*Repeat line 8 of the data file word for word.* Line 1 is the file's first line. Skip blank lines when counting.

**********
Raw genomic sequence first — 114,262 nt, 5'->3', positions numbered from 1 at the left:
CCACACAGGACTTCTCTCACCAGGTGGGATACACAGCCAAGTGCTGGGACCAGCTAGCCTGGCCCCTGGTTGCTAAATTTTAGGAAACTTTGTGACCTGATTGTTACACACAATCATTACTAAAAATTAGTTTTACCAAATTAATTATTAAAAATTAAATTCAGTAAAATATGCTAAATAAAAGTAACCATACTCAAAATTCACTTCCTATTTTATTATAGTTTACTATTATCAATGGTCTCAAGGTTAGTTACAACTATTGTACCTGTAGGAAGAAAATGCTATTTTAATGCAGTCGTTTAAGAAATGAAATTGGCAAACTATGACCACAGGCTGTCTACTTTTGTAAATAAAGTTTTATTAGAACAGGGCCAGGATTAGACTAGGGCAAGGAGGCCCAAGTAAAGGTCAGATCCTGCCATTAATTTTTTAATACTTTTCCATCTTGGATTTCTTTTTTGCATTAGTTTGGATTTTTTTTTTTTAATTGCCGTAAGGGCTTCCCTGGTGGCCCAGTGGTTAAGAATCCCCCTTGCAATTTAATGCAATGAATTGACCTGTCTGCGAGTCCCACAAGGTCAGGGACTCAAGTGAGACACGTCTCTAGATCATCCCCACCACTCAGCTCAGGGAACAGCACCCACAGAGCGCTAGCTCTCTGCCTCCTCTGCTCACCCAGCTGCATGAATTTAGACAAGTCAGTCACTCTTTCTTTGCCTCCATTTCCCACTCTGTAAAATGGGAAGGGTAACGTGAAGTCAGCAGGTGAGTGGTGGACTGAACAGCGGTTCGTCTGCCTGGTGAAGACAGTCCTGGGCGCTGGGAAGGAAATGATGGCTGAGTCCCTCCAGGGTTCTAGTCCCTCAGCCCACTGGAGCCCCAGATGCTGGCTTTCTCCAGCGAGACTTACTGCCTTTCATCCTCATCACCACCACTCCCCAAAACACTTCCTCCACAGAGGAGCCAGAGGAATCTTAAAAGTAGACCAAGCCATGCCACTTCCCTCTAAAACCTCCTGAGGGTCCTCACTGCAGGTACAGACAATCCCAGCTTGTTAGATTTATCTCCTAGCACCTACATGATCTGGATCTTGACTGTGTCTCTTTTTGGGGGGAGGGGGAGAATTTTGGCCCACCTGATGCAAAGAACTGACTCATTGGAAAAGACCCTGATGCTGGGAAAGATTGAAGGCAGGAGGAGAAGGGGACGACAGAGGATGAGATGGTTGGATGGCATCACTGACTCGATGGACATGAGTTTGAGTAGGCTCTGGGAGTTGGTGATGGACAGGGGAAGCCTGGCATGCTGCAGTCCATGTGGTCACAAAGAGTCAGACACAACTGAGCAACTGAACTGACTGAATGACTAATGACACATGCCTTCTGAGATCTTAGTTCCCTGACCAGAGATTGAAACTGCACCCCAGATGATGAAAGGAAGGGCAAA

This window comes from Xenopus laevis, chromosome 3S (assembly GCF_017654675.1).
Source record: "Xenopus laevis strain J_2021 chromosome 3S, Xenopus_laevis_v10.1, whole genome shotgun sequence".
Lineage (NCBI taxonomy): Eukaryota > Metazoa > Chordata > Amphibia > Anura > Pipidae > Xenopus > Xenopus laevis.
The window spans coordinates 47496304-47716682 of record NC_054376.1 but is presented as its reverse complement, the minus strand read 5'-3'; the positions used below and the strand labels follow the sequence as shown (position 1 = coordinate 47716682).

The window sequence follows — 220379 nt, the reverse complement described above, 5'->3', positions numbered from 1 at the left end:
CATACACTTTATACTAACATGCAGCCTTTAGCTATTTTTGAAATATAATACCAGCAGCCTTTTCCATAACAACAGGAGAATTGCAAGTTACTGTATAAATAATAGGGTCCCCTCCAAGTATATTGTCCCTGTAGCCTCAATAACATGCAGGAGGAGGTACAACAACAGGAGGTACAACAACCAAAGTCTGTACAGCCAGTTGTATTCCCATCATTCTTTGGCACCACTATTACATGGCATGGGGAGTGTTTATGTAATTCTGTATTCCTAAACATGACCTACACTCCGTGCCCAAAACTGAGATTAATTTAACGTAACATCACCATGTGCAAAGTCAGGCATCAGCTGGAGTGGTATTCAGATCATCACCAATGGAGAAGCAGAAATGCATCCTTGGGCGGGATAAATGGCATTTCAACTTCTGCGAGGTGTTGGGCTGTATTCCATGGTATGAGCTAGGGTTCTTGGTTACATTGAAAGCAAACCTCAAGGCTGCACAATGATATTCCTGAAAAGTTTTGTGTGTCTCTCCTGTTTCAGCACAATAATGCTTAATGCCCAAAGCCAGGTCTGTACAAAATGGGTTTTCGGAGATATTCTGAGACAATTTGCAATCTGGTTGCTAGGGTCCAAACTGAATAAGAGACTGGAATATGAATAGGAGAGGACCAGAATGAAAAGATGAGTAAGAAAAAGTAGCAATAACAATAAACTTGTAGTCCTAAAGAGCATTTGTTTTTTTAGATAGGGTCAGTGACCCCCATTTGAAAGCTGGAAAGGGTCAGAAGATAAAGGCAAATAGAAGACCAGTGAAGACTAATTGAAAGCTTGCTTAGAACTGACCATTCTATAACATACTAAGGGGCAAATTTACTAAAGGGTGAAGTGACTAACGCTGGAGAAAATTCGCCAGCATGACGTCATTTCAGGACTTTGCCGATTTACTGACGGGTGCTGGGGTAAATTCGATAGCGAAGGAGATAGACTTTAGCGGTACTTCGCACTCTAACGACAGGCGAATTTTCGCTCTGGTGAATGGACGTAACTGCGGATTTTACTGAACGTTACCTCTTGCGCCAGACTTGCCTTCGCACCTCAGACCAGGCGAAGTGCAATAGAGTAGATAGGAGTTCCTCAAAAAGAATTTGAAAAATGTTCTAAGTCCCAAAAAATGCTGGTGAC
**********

CATACACTTTATACTAACATGCAGCCTTTAGCTATTTTTGAAATATAATACCAGCAGCCTTTTCCATAACAACAGGAGAATTGCAAGTTACTGTATAAATAATAGGGTCCCCTCCAAGTATATTGTCCCTGTAGCCTCAATAACATGCAGGAGGAGGTACAACAACAGGAGGTACAACAACCAAAGTCTGTACAGCCAGTTGTATTCCCATCATTCTTTGGCACCACTATTACATGGCATGGGGAGTGTTTATGTAATTCTGTATTCCTAAACATGACCTACACTCCGTGCCCAAAACTGAGATTAATTTAACGTAACATCACCATGTGCAAAGTCAGGCATCAGCTGGAGTGGTATTCAGATCATCACCAATGGAGAAGCAGAAATGCATCCTTGGGCGGGATAAATGGCATTTCAACTTCTGCGAGGTGTTGGGCTGTATTCCATGGTATGAGCTAGGGTTCTTGGTTACATTGAAAGCAAACCTCAAGGCTGCACAATGATATTCCTGAAAAGTTTTGTGTGTCTCTCCTGTTTCAGCACAATAATGCTTAATGCCCAAAGCCAGGTCTGTACAAAATGGGTTTTCGGAGATATTCTGAGACAATTTGCAATCTGGTTGCTAGGGTCCAAACTGAATAAGAGACTGGAATATGAATAGGAGAGGACCAGAATGAAAAGATGAGTAAGAAAAAGTAGCAATAACAATAAACTTGTAGTCCTAAAGAGCATTTGTTTTTTTAGATAGGGTCAGTGACCCCCATTTGAAAGCTGGAAAGGGTCAGAAGATAAAGGCAAATAGAAGACCAGTGAAGACTAATTGAAAGCTTGCTTAGAACTGACCATTCTATAACATACTAAGGGGCAAATTTACTAAAGGGTGAAGTGACTAACGCTGGAGAAAATTCGCCAGCATGACGTCATTTCAGGACTTTGCCGATTTACTGACGGGTGCTGGGGTAAATTCGATAGCGAAGGAGATAGACTTTAGCGGTACTTCGCACTCTAACGACAGGCGAATTTTCGCTCTGGTGAATGGACGTAACTGCGGATTTTACTGAACGTTACCTCTTGCGCCAGACTTGCCTTCGCACCTCAGACCAGGCGAAGTGCAATAGAGTAGATAGGAGTTCCTCAAAAAGAATTTGAAAAATGTTCTAAGTCCCAAAAAATGCTGGTGAC